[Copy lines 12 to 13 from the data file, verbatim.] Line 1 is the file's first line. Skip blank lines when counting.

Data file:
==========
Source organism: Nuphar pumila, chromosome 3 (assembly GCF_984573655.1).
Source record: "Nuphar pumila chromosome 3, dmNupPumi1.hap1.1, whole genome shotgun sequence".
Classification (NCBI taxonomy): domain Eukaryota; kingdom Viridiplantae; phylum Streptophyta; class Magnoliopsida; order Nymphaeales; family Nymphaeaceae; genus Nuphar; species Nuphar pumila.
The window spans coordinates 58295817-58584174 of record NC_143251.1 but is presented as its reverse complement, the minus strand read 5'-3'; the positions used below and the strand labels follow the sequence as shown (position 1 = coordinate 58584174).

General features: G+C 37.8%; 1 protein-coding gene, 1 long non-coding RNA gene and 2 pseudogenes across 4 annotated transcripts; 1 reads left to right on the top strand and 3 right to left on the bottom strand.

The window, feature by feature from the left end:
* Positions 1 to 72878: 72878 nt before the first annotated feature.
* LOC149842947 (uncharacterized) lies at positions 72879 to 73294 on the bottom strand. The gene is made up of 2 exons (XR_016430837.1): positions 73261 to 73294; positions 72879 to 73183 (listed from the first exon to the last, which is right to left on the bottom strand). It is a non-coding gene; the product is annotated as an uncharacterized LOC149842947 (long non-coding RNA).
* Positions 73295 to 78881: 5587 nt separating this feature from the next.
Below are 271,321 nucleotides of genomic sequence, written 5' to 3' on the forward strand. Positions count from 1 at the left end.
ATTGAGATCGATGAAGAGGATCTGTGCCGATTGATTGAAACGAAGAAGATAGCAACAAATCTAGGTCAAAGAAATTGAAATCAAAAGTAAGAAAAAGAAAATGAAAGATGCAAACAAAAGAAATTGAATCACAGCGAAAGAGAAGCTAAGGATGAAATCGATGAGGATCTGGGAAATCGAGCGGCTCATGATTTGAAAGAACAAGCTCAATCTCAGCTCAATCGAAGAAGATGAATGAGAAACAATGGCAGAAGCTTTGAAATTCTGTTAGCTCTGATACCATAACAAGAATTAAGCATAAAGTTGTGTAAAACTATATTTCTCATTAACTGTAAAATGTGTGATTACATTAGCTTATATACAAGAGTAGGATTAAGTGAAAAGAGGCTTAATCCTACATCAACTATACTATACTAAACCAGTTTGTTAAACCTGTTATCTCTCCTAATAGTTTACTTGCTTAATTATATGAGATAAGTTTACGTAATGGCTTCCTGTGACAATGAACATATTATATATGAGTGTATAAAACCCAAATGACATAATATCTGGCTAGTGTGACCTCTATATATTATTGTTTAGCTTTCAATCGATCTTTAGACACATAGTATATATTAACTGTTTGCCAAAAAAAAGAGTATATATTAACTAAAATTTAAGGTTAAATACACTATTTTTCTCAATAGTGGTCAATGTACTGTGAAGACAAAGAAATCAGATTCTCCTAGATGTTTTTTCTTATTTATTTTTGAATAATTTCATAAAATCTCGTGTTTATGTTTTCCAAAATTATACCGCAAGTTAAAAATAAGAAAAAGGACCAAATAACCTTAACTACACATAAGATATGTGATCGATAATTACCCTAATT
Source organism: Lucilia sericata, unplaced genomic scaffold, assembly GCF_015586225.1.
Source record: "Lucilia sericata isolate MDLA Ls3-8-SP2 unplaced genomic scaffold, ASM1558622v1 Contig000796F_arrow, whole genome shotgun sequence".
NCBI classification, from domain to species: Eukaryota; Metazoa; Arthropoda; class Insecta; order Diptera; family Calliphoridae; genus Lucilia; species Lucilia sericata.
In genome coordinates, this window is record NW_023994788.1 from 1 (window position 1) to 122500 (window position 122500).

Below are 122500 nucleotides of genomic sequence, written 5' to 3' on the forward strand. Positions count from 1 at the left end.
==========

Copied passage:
Source organism: Lucilia sericata, unplaced genomic scaffold, assembly GCF_015586225.1.
Source record: "Lucilia sericata isolate MDLA Ls3-8-SP2 unplaced genomic scaffold, ASM1558622v1 Contig000796F_arrow, whole genome shotgun sequence".